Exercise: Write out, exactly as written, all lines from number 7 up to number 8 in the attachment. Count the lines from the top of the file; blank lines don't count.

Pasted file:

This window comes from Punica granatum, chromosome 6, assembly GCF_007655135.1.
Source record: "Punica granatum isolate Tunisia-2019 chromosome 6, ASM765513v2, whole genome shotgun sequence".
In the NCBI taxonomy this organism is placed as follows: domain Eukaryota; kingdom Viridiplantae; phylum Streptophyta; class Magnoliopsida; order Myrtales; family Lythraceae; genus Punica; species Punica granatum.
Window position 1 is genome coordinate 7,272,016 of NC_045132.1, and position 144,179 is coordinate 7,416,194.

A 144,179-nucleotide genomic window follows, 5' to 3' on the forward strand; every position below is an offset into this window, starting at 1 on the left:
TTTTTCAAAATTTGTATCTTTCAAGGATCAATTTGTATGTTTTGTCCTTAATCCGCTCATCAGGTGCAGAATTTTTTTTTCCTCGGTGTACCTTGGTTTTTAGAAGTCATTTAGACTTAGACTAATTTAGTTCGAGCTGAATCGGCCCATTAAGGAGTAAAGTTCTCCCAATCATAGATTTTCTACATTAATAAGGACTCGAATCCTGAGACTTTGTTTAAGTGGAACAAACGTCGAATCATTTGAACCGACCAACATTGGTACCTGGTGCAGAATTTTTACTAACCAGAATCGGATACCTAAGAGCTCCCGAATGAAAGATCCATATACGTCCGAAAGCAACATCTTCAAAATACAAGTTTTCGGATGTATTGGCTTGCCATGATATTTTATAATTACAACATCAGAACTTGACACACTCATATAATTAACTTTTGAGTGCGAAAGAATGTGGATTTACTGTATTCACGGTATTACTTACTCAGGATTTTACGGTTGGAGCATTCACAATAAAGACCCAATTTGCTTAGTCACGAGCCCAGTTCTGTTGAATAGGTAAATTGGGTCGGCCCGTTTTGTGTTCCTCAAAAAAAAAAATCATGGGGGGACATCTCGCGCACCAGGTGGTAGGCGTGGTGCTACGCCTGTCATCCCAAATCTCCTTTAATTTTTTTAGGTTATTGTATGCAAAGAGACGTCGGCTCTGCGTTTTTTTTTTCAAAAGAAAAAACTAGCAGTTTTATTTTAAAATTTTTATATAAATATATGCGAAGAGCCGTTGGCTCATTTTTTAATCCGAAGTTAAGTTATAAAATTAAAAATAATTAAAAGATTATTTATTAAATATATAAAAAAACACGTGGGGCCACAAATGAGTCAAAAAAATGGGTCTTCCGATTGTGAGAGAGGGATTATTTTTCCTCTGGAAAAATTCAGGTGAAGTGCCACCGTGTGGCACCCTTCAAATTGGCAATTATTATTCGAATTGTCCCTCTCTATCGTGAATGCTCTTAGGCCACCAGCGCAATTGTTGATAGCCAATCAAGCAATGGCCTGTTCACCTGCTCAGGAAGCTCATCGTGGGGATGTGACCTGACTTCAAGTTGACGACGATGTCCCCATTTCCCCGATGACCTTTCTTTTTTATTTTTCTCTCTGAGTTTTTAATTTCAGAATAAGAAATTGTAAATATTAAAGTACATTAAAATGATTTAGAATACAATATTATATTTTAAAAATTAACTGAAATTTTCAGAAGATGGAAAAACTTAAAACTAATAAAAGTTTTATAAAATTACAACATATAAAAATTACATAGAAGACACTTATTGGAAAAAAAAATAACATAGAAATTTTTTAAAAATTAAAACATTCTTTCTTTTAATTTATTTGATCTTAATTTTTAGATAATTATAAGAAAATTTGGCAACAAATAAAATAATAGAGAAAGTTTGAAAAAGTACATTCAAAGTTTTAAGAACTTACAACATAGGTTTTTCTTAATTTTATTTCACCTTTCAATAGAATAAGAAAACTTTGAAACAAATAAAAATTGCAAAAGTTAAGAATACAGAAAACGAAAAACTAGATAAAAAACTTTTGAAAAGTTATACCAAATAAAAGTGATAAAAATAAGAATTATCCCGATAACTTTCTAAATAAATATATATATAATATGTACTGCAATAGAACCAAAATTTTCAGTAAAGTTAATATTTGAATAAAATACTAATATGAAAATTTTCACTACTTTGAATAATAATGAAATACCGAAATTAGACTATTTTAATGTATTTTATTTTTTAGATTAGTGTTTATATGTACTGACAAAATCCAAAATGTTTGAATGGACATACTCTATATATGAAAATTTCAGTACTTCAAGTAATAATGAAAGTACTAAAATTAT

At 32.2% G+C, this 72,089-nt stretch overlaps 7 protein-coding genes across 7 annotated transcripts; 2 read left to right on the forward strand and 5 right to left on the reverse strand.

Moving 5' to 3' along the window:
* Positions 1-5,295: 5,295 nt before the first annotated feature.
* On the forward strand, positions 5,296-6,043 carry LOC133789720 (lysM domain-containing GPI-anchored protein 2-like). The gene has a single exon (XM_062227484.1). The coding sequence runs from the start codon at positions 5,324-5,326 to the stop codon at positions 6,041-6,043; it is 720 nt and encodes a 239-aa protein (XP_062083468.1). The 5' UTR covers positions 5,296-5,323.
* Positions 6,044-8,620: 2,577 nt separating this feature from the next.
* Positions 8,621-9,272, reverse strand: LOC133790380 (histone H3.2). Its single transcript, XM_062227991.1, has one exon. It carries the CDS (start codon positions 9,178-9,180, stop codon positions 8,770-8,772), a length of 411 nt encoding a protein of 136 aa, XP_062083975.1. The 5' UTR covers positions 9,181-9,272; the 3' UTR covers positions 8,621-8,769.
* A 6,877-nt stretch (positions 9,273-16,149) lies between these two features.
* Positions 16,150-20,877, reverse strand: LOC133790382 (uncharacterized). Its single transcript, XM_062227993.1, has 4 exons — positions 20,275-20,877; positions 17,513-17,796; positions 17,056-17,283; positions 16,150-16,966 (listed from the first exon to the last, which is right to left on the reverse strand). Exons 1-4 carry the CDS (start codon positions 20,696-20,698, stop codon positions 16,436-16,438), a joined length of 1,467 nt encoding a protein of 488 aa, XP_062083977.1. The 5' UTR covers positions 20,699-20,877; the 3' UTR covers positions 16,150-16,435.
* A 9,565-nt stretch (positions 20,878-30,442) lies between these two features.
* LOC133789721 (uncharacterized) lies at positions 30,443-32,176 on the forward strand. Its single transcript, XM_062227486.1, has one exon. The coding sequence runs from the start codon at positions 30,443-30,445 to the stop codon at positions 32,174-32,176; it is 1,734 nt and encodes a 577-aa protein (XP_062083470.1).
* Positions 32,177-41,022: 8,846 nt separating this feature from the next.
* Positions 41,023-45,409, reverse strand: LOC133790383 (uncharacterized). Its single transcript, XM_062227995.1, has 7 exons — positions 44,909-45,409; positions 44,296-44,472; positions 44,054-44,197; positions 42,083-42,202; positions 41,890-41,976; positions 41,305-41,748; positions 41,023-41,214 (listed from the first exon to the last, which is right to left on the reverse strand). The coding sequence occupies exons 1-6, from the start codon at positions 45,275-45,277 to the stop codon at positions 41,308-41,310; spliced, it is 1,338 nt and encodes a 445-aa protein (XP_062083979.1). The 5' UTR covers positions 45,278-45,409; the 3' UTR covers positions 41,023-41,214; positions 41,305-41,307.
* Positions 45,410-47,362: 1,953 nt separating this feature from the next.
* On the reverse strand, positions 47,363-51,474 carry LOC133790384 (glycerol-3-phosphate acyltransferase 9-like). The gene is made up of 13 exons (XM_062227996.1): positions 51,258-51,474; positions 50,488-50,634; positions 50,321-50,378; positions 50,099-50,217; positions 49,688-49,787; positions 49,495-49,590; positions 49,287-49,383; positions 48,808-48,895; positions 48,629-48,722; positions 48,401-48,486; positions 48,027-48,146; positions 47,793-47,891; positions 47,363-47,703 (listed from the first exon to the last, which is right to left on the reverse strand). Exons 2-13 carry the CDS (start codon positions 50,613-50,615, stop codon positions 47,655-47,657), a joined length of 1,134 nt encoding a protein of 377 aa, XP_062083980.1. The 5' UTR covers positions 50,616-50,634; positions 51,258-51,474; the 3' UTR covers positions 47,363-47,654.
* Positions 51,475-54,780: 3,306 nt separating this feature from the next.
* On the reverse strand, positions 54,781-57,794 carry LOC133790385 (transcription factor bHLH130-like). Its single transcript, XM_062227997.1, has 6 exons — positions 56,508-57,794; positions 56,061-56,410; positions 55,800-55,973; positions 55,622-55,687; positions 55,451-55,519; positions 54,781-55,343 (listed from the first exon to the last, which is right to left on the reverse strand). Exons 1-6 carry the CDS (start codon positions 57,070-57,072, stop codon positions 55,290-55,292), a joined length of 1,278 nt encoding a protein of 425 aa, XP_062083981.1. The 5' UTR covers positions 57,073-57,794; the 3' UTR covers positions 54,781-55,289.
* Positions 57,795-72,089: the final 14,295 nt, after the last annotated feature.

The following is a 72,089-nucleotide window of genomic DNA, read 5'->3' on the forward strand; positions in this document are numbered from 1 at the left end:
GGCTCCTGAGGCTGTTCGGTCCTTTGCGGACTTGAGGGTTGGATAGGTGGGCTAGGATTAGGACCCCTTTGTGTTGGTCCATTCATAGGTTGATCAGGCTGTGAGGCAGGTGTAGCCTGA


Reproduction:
At 32.2% G+C, this 72,089-nt stretch overlaps 7 protein-coding genes across 7 annotated transcripts; 2 read left to right on the forward strand and 5 right to left on the reverse strand.

Moving 5' to 3' along the window: